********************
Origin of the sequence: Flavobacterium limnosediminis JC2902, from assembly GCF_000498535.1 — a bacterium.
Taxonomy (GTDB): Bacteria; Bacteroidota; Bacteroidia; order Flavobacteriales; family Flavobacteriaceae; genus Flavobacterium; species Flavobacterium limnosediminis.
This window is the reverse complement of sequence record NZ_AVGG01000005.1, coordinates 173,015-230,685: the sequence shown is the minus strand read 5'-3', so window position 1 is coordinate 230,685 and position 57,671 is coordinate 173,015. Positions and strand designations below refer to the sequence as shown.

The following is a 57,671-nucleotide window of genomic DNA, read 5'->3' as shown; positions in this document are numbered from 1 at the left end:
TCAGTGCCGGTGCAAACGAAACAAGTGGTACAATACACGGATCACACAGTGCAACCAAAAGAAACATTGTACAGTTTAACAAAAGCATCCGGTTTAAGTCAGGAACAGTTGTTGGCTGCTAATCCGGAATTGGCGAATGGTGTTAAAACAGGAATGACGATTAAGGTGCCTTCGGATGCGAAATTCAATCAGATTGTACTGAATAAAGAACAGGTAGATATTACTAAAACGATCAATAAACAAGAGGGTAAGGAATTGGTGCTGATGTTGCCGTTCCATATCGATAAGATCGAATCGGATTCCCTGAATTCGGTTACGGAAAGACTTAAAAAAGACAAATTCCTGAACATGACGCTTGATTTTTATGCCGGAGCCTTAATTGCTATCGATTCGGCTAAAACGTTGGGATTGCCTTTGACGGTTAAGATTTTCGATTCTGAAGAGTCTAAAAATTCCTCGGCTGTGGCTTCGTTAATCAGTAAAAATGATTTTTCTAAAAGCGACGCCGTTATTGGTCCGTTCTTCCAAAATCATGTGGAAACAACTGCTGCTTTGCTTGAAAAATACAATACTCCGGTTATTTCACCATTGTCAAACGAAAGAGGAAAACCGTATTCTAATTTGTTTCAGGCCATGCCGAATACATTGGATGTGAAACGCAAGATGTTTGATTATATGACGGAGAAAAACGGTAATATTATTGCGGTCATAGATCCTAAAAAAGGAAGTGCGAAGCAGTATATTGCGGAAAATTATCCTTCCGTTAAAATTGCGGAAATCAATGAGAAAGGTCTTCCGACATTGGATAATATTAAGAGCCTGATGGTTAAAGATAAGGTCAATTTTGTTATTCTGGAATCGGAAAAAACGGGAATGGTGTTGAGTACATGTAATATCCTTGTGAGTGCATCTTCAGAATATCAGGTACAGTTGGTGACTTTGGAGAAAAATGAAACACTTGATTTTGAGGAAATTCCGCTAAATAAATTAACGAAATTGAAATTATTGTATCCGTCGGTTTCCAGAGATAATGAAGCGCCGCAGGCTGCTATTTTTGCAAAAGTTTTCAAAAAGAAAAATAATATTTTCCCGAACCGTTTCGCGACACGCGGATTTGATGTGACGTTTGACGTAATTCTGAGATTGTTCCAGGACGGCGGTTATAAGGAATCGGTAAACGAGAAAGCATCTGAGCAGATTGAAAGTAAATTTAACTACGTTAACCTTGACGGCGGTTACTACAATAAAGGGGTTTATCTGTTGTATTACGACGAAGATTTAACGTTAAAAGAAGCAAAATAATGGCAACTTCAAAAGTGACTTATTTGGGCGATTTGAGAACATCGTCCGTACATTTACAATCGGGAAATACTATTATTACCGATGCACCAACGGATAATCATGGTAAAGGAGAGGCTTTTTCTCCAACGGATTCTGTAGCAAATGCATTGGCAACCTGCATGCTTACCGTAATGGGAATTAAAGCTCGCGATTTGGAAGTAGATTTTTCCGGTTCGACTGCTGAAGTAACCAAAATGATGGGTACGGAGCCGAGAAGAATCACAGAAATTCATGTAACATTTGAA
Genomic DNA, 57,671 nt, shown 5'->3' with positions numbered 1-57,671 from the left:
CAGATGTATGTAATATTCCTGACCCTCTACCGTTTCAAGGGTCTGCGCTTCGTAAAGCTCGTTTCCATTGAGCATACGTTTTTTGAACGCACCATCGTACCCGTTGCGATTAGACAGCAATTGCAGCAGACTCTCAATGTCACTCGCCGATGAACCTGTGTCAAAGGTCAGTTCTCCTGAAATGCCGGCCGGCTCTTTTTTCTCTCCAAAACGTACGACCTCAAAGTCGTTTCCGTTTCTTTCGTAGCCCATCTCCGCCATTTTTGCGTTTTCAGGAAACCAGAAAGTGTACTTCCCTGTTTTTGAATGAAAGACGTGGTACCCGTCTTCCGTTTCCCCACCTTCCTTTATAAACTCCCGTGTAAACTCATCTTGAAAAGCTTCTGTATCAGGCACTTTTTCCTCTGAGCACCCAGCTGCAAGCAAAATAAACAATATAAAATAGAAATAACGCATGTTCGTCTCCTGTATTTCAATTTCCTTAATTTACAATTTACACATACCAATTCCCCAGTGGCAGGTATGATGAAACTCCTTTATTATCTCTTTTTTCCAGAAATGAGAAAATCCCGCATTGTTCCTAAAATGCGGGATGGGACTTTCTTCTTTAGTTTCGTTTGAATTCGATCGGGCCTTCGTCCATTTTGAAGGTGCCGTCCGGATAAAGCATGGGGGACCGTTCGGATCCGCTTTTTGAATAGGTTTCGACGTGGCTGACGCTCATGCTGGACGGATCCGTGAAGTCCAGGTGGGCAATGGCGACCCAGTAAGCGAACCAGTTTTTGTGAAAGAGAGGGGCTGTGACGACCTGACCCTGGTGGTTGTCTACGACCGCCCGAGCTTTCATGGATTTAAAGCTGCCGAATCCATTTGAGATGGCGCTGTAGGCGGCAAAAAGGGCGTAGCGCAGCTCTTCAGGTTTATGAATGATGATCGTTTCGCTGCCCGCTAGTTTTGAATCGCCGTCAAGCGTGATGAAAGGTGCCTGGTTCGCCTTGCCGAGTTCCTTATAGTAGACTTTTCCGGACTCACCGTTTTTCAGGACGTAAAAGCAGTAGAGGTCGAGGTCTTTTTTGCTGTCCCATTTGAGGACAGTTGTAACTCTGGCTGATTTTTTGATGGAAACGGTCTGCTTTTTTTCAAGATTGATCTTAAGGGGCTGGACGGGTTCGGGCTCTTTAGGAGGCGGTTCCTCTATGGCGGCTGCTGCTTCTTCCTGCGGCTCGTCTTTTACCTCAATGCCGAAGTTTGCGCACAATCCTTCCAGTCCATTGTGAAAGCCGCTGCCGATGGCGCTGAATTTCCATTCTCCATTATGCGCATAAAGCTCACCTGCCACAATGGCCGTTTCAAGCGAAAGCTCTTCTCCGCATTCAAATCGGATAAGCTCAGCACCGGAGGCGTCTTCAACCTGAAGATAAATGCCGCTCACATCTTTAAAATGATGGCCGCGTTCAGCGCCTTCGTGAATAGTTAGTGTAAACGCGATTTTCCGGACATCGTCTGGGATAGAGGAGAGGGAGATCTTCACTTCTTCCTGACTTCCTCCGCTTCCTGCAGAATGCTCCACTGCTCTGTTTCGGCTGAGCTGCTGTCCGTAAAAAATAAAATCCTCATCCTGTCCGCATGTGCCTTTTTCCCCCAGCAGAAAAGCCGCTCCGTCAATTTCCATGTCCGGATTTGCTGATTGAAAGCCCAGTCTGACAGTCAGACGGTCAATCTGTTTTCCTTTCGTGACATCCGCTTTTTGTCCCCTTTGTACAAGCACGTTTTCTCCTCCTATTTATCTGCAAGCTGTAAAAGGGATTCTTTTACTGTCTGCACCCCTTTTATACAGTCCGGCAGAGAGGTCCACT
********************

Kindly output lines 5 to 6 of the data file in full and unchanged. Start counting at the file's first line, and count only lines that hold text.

TCAGTGCCGGTGCAAACGAAACAAGTGGTACAATACACGGATCACACAGTGCAACCAAAAGAAACATTGTACAGTTTAACAAAAGCATCCGGTTTAAGTCAGGAACAGTTGTTGGCTGCTAATCCGGAATTGGCGAATGGTGTTAAAACAGGAATGACGATTAAGGTGCCTTCGGATGCGAAATTCAATCAGATTGTACTGAATAAAGAACAGGTAGATATTACTAAAACGATCAATAAACAAGAGGGTAAGGAATTGGTGCTGATGTTGCCGTTCCATATCGATAAGATCGAATCGGATTCCCTGAATTCGGTTACGGAAAGACTTAAAAAAGACAAATTCCTGAACATGACGCTTGATTTTTATGCCGGAGCCTTAATTGCTATCGATTCGGCTAAAACGTTGGGATTGCCTTTGACGGTTAAGATTTTCGATTCTGAAGAGTCTAAAAATTCCTCGGCTGTGGCTTCGTTAATCAGTAAAAATGATTTTTCTAAAAGCGACGCCGTTATTGGTCCGTTCTTCCAAAATCATGTGGAAACAACTGCTGCTTTGCTTGAAAAATACAATACTCCGGTTATTTCACCATTGTCAAACGAAAGAGGAAAACCGTATTCTAATTTGTTTCAGGCCATGCCGAATACATTGGATGTGAAACGCAAGATGTTTGATTATATGACGGAGAAAAACGGTAATATTATTGCGGTCATAGATCCTAAAAAAGGAAGTGCGAAGCAGTATATTGCGGAAAATTATCCTTCCGTTAAAATTGCGGAAATCAATGAGAAAGGTCTTCCGACATTGGATAATATTAAGAGCCTGATGGTTAAAGATAAGGTCAATTTTGTTATTCTGGAATCGGAAAAAACGGGAATGGTGTTGAGTACATGTAATATCCTTGTGAGTGCATCTTCAGAATATCAGGTACAGTTGGTGACTTTGGAGAAAAATGAAACACTTGATTTTGAGGAAATTCCGCTAAATAAATTAACGAAATTGAAATTATTGTATCCGTCGGTTTCCAGAGATAATGAAGCGCCGCAGGCTGCTATTTTTGCAAAAGTTTTCAAAAAGAAAAATAATATTTTCCCGAACCGTTTCGCGACACGCGGATTTGATGTGACGTTTGACGTAATTCTGAGATTGTTCCAGGACGGCGGTTATAAGGAATCGGTAAACGAGAAAGCATCTGAGCAGATTGAAAGTAAATTTAACTACGTTAACCTTGACGGCGGTTACTACAATAAAGGGGTTTATCTGTTGTATTACGACGAAGATTTAACGTTAAAAGAAGCAAAATAATGGCAACTTCAAAAGTGACTTATTTGGGCGATTTGAGAACATCGTCCGTACATTTACAATCGGGAAATACTATTATTACCGATGCACCAACGGATAATCATGGTAAAGGAGAGGCTTTTTCTCCAACGGATTCTGTAGCAAATGCATTGGCAACCTGCATGCTTACCGTAATGGGAATTAAAGCTCGCGATTTGGAAGTAGATTTTTCCGGTTCGACTGCTGAAGTAACCAAAATGATGGGTACGGAGCCGAGAAGAATCACAGAAATTCATGTAACATTTGAA
Genomic DNA, 57,671 nt, shown 5'->3' with positions numbered 1-57,671 from the left: